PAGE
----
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Effects of Prescribed Fire on Vegetation and Sediment in Oak-Mountain Mahogany Chaparral

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Approximately 25 percent of each of three small watersheds was treated in strips of 50, 100 or 200 feet width in each of four years. A fourth watershed was not treated. Treatment consisted of late summer spraying with a commercial mixture of 2,4-D and 2,4,5-T, and prescribed fire in late September or October. Shrub crown cover was reduced an average of 94 percent. Strip width did not significantly affect shrub topkill. Most shrubs resprouted and quickly reestablished control over the site. Seedlings of desert ceanothus and manzanita were abundant. Herbaceous cover, low before the treatment, increased greatly in the early post-fire years. Grasses were uncommon both before and after treatment. Litter mass averaged 6.4 tons per acre before treatment; 66 percent remained after the prescribed fire. Total 5-year sediment loss was 695 tons, or approximately 0.30 acre-foot, per square mile per year. Results show good but very temporary control of oak-mountainmahogany chaparral with carefully prescribed fire. The technique appears less damaging to the site than wildfires or those broadcast fires with less carefully controlled prescription and execution.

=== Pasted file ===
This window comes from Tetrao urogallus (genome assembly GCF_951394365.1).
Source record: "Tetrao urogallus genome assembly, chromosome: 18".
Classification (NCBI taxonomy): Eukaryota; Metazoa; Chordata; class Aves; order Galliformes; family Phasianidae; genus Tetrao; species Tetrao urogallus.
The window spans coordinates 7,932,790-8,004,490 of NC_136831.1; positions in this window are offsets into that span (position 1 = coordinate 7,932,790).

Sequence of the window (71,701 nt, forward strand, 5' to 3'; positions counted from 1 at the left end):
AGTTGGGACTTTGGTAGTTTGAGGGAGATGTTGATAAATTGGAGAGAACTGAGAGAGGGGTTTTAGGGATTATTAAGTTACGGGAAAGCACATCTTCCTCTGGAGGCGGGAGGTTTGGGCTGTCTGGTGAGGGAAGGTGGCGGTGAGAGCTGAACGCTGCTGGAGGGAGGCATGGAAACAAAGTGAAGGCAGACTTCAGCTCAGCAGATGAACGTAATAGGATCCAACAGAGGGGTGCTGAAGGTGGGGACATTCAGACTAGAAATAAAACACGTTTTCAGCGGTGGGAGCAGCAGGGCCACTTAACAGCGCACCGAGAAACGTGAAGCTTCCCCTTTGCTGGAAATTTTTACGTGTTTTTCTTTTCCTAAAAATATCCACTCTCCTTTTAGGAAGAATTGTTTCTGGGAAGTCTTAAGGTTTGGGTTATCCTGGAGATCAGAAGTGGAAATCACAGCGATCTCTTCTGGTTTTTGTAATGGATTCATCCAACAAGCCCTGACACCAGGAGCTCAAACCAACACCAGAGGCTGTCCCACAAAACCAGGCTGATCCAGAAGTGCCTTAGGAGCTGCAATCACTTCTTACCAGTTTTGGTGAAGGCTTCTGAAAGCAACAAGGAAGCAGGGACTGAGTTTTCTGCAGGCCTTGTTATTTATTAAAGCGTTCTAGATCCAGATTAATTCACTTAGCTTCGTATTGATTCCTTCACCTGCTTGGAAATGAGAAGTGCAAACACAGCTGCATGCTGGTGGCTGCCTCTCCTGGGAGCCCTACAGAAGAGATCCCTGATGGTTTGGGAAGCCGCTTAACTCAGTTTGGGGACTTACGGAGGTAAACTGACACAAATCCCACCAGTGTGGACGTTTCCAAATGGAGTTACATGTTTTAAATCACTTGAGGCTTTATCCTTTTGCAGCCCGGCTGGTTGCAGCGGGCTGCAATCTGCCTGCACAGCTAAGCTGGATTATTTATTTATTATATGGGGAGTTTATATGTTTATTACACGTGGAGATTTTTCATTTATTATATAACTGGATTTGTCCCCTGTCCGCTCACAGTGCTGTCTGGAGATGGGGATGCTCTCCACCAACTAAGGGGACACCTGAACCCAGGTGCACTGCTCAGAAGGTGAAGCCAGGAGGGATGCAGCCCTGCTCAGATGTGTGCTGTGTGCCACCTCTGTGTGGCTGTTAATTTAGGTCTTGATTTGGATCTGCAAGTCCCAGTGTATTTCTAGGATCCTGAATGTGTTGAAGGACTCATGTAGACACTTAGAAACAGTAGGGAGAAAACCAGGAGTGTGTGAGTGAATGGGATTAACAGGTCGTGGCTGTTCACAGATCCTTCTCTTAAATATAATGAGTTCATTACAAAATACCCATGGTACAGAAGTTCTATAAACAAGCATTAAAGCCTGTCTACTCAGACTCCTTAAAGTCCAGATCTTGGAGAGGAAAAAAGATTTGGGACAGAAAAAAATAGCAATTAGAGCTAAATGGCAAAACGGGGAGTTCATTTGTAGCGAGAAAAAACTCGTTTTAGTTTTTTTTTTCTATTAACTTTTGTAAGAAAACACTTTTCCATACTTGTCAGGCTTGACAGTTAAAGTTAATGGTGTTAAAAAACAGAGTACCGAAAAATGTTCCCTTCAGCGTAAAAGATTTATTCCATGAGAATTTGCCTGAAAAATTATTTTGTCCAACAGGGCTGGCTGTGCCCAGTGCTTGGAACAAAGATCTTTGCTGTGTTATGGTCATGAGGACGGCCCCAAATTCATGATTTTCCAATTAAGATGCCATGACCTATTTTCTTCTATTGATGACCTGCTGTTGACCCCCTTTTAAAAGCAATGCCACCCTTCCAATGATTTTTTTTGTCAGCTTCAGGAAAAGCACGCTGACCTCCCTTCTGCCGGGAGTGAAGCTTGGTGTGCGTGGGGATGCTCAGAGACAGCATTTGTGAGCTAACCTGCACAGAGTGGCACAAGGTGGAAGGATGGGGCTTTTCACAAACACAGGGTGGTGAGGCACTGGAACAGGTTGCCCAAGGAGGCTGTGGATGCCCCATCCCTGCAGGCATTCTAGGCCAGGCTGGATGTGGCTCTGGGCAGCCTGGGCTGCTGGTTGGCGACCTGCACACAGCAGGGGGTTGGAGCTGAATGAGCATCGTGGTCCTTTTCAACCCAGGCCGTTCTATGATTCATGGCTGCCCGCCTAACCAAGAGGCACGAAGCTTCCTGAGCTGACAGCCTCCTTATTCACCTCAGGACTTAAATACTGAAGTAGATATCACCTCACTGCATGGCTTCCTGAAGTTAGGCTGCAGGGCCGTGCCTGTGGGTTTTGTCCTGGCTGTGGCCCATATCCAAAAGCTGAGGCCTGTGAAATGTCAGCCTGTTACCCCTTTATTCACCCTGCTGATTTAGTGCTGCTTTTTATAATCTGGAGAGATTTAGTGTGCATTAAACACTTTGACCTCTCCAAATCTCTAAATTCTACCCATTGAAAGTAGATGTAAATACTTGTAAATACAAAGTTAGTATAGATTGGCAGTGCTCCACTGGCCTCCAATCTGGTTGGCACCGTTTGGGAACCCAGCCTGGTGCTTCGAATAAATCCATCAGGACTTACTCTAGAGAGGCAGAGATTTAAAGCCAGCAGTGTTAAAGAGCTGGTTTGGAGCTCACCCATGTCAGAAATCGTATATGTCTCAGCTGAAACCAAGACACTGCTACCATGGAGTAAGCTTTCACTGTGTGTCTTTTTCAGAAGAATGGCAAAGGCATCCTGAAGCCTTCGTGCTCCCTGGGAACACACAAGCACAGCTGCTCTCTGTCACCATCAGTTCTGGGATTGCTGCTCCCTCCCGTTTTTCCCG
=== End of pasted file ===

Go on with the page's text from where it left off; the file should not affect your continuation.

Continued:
Document Type: Journal Article

Affiliations: Principal Fire Behavior Scientist, Rocky Mtn. Forest and Range Exp. Sta., U.S. Forest Serv., Fort Collins, Colo., in cooperation with Colorado State Univ.

Publication date: November 1, 1971

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  • The Journal of Forestry is the most widely circulated scholarly forestry journal in the world. In print since 1902, the Journal has received several national awards for excellence. The mission of the Journal of Forestry is to advance the profession of forestry by keeping forest management professionals informed about significant developments and ideas in the many facets of forestry: economics, education and communication, entomology and pathology, fire, forest ecology, geospatial technologies, history, international forestry, measurements, policy, recreation, silviculture, social sciences, soils and hydrology, urban and community forestry, utilization and engineering, and wildlife management. The Journal is published bimonthly: January, March, May, July, September, and November.
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